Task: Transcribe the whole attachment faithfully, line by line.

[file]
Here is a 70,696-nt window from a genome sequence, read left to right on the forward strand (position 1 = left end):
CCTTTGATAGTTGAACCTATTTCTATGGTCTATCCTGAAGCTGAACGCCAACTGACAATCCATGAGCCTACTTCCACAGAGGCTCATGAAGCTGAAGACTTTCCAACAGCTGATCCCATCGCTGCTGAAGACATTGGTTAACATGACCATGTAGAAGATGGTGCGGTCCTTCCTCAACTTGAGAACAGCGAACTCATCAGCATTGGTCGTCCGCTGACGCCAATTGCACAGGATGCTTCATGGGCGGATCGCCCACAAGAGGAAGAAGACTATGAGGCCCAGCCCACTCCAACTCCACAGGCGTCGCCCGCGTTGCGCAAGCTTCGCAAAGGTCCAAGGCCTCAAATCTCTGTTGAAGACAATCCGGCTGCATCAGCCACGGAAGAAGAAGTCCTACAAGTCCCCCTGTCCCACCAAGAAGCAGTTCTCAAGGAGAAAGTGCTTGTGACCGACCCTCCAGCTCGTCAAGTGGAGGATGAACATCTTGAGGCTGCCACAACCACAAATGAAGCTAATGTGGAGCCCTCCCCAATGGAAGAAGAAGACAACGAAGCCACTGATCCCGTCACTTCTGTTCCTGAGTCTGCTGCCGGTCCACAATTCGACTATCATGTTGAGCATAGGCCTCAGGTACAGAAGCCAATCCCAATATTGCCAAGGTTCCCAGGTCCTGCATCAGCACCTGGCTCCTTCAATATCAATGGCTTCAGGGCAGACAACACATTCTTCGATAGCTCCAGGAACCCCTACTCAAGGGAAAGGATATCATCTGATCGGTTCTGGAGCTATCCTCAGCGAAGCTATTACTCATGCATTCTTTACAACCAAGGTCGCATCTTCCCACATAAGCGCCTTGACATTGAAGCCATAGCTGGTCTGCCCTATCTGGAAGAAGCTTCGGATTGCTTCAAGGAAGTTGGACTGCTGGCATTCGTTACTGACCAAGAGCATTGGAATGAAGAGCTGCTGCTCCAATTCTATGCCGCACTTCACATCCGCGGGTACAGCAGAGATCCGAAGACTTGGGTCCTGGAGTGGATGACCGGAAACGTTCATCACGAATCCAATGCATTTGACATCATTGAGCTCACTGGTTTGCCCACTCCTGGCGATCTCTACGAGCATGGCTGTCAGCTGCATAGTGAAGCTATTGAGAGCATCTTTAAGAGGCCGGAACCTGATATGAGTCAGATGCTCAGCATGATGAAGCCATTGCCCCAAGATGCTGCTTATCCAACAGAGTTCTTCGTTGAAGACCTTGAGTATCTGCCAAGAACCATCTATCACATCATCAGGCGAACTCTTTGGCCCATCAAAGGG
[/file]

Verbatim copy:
Here is a 70,696-nt window from a genome sequence, read left to right on the forward strand (position 1 = left end):
CCTTTGATAGTTGAACCTATTTCTATGGTCTATCCTGAAGCTGAACGCCAACTGACAATCCATGAGCCTACTTCCACAGAGGCTCATGAAGCTGAAGACTTTCCAACAGCTGATCCCATCGCTGCTGAAGACATTGGTTAACATGACCATGTAGAAGATGGTGCGGTCCTTCCTCAACTTGAGAACAGCGAACTCATCAGCATTGGTCGTCCGCTGACGCCAATTGCACAGGATGCTTCATGGGCGGATCGCCCACAAGAGGAAGAAGACTATGAGGCCCAGCCCACTCCAACTCCACAGGCGTCGCCCGCGTTGCGCAAGCTTCGCAAAGGTCCAAGGCCTCAAATCTCTGTTGAAGACAATCCGGCTGCATCAGCCACGGAAGAAGAAGTCCTACAAGTCCCCCTGTCCCACCAAGAAGCAGTTCTCAAGGAGAAAGTGCTTGTGACCGACCCTCCAGCTCGTCAAGTGGAGGATGAACATCTTGAGGCTGCCACAACCACAAATGAAGCTAATGTGGAGCCCTCCCCAATGGAAGAAGAAGACAACGAAGCCACTGATCCCGTCACTTCTGTTCCTGAGTCTGCTGCCGGTCCACAATTCGACTATCATGTTGAGCATAGGCCTCAGGTACAGAAGCCAATCCCAATATTGCCAAGGTTCCCAGGTCCTGCATCAGCACCTGGCTCCTTCAATATCAATGGCTTCAGGGCAGACAACACATTCTTCGATAGCTCCAGGAACCCCTACTCAAGGGAAAGGATATCATCTGATCGGTTCTGGAGCTATCCTCAGCGAAGCTATTACTCATGCATTCTTTACAACCAAGGTCGCATCTTCCCACATAAGCGCCTTGACATTGAAGCCATAGCTGGTCTGCCCTATCTGGAAGAAGCTTCGGATTGCTTCAAGGAAGTTGGACTGCTGGCATTCGTTACTGACCAAGAGCATTGGAATGAAGAGCTGCTGCTCCAATTCTATGCCGCACTTCACATCCGCGGGTACAGCAGAGATCCGAAGACTTGGGTCCTGGAGTGGATGACCGGAAACGTTCATCACGAATCCAATGCATTTGACATCATTGAGCTCACTGGTTTGCCCACTCCTGGCGATCTCTACGAGCATGGCTGTCAGCTGCATAGTGAAGCTATTGAGAGCATCTTTAAGAGGCCGGAACCTGATATGAGTCAGATGCTCAGCATGATGAAGCCATTGCCCCAAGATGCTGCTTATCCAACAGAGTTCTTCGTTGAAGACCTTGAGTATCTGCCAAGAACCATCTATCACATCATCAGGCGAACTCTTTGGCCCATCAAAGGG